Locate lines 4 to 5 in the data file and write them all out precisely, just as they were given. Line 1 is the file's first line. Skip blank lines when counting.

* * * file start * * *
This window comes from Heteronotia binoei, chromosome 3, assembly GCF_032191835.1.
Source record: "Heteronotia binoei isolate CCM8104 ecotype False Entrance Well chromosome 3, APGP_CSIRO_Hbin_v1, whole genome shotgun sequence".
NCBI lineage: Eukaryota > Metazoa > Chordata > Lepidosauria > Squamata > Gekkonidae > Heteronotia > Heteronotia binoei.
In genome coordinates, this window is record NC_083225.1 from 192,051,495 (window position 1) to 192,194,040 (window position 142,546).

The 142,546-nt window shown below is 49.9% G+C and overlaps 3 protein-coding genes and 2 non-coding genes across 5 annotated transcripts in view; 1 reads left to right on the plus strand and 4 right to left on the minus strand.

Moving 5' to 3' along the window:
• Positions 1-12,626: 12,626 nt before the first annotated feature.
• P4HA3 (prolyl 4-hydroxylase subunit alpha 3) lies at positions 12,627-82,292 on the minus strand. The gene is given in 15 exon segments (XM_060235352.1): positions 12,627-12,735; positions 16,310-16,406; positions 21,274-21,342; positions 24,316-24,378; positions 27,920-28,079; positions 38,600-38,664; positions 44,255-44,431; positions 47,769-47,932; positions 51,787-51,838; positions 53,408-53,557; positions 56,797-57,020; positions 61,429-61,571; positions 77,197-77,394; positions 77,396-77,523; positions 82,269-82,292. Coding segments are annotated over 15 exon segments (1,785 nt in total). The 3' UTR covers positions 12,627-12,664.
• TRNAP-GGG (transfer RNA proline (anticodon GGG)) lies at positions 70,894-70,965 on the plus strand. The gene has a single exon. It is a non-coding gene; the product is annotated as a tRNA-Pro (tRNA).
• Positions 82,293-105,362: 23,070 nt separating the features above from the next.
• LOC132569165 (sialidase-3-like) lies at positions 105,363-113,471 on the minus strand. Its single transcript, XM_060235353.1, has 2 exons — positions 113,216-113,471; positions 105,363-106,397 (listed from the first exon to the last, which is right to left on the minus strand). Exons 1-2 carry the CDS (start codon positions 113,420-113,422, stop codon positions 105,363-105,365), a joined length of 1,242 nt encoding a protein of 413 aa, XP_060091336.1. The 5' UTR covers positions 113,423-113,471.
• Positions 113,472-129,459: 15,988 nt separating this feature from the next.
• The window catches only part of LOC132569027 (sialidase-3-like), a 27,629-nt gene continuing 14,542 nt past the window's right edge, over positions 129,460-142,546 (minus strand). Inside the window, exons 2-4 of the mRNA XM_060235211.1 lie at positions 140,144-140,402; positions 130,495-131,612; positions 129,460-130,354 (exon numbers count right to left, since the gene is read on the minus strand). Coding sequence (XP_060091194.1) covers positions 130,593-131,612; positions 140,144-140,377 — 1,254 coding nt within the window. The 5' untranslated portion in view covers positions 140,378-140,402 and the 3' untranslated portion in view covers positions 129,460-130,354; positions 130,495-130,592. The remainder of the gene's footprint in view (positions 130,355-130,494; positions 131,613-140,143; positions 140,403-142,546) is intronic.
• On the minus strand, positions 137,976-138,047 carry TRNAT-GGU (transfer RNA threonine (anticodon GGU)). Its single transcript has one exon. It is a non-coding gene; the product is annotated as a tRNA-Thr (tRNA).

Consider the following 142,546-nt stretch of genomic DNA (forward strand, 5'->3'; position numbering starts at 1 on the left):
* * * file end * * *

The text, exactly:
In genome coordinates, this window is record NC_083225.1 from 192,051,495 (window position 1) to 192,194,040 (window position 142,546).

The 142,546-nt window shown below is 49.9% G+C and overlaps 3 protein-coding genes and 2 non-coding genes across 5 annotated transcripts in view; 1 reads left to right on the plus strand and 4 right to left on the minus strand.